Recently, my aunt was in town and I met up with her. She was telling me about how my cousin wanted to quit her terrific, high paying job in finance to become a lowly interior decorater. She was even taking a course in interior design, much to my uncle’s disappointment.
Okay, so maybe I’m reading between the lines there, but if I know anything about my uncle, I’m pretty sure I’ve got the nail on the head. All my aunt said was that my uncle felt it was a waste. He thought that if she wanted to do something of her own, she should have started her own business or do something else related to her current profession.
Well, that’s the thing about the older generation. To make a drastic career change like what my cousin is doing is the most ridiculous notions they have ever heard. Don’t I know it. I faced the exact problem when I told everyone I wanted to quit dentistry to do something else. I’d be rich if I had a dollar for every time a person told me it was such a waste. I didn’t listen and I quit. Looks like my cousin’s doing the same thing.
If you ask me, I think half the reason why this is happening is because we studied what we studied out of parental pressures to make waves in life. Not just any waves but the kind of waves that our parents could be proud of.
As a child growing up, I remember the intense rivalry between my parents and my aunts and uncles with regards to whose children were scoring the best grades, getting into the better Universities and studying the better courses. The funny thing was that we kids never competed against each other. We never cared who did better or who was smarter or who got into what course.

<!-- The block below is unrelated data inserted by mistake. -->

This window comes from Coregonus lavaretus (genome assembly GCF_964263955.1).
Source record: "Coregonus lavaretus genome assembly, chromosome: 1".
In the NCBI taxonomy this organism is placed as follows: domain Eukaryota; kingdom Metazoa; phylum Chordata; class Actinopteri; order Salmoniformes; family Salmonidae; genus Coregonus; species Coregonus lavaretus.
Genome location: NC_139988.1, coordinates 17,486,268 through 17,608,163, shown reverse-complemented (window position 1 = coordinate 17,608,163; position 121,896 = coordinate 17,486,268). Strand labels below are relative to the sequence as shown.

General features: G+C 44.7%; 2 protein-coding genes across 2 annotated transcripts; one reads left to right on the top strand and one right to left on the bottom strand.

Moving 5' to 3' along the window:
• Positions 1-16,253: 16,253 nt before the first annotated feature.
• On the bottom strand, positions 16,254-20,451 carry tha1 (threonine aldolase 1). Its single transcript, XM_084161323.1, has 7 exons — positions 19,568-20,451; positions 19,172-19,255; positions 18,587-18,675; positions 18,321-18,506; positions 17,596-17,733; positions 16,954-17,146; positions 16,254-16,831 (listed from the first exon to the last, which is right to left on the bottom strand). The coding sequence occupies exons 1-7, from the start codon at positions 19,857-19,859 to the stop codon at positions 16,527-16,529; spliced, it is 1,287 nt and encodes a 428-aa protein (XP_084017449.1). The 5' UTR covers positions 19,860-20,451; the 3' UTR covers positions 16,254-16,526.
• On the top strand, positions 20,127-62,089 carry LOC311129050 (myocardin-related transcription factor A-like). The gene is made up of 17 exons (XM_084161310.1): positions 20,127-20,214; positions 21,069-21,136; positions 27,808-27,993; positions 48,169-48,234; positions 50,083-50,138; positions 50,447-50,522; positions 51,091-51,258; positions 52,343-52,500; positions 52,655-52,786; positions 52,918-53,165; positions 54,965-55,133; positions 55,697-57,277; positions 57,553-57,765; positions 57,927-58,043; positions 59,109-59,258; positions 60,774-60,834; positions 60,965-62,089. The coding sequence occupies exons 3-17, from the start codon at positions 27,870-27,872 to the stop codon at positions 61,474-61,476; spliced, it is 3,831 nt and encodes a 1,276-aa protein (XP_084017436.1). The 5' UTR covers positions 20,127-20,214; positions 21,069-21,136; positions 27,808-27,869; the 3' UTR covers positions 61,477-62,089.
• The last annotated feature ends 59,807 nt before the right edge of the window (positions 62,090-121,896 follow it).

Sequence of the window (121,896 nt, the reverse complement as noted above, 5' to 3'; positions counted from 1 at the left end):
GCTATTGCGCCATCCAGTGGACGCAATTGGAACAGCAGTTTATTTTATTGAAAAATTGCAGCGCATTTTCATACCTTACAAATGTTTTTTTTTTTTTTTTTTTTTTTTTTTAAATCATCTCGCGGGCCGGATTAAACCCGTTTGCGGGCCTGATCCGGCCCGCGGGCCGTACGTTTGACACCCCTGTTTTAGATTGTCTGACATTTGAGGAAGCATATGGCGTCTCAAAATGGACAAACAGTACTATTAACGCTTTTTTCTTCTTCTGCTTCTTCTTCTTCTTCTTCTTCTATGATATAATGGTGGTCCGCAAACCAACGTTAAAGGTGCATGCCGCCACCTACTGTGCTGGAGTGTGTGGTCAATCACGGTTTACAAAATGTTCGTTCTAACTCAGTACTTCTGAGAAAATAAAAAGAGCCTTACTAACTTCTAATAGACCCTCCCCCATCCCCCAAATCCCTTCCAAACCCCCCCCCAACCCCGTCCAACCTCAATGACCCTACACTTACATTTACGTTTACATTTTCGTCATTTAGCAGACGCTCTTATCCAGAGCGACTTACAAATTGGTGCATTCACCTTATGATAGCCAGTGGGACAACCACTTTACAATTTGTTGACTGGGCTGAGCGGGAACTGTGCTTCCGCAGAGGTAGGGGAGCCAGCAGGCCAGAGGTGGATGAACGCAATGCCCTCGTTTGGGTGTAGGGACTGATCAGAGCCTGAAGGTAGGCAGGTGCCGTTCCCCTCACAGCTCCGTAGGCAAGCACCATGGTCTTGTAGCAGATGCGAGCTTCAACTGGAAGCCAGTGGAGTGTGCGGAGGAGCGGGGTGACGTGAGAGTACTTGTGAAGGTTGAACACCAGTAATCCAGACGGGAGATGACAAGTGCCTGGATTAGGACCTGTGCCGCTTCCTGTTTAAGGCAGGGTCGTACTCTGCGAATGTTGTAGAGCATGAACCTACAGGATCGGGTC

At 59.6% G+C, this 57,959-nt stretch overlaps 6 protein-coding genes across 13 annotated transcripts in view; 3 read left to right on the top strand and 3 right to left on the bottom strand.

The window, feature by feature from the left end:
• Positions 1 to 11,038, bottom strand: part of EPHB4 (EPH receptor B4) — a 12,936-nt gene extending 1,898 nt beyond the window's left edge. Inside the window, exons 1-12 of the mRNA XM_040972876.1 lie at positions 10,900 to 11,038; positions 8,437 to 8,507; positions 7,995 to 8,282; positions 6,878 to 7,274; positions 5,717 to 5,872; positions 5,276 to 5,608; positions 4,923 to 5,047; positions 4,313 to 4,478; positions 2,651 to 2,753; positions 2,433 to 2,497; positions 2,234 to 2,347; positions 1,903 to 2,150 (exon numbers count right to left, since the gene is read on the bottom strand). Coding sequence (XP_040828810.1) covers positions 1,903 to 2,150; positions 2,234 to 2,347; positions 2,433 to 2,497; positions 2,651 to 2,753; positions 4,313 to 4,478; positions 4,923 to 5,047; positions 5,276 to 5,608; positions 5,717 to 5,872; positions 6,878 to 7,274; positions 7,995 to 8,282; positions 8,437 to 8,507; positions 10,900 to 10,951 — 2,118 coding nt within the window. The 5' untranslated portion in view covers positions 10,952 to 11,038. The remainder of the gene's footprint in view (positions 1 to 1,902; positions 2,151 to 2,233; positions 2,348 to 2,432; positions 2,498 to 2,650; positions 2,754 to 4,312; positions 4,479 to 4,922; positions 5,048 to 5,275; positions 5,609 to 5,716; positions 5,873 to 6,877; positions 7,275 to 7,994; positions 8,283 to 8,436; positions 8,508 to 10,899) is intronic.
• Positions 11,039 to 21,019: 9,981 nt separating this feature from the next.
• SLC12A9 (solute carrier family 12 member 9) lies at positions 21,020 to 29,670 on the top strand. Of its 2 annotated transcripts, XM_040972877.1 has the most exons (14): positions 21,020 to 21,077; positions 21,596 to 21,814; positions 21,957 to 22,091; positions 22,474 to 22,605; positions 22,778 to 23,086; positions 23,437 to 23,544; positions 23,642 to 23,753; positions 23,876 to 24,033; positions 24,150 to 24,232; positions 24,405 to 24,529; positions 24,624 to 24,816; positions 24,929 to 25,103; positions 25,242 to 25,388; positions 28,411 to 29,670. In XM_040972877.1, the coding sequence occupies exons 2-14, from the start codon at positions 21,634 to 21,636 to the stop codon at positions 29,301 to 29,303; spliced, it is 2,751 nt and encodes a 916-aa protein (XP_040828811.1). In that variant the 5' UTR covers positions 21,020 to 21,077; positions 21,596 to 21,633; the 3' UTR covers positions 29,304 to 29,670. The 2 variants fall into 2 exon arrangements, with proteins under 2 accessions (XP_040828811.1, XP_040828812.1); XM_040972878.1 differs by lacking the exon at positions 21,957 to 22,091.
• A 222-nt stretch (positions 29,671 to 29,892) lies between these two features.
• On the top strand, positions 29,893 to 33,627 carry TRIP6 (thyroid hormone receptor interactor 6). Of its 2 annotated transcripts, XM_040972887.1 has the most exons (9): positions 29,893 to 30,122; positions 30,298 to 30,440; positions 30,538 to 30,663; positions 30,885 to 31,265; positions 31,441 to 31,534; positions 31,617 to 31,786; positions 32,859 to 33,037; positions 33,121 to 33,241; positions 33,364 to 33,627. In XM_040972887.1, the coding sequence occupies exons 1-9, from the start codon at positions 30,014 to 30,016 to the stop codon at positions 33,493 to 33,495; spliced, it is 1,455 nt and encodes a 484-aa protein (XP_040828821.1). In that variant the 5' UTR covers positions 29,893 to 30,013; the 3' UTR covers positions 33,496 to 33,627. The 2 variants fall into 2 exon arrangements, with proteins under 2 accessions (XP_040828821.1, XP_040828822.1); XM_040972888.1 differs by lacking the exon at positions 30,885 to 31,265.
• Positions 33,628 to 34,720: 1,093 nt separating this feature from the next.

For our parents, it was never about what we were interested in but how smart we were and how much money we could make. When we were finally in the workforce, the bragging continued. “My daughter’s with one of the top law firms…”, “My daughter gives me $x amount every week!”
It wasn’t even that they needed the money. My parents generation was always very careful with money. I would be surprised if they ever needed me to provide for them in their retirement (not that I wouldn’t give it to them in an instant if they needed it). The point is, the money they receive from their children is another bragging point – “my son gives me more money than yours”, etc. You get the point.
Although I don’t really care what my extended relatives think about me, it still matters to me what my parents think. I still feel this obligation to give money to my mother not because she needs it but because it is one of those things that you do. It’s so ironic that I who scoff at ridiculous traditions, superstitions and beliefs should feel it necessary to adhere to this expectation.
In the Chinese tradition, this is called honouring your parents – a form of filial piety.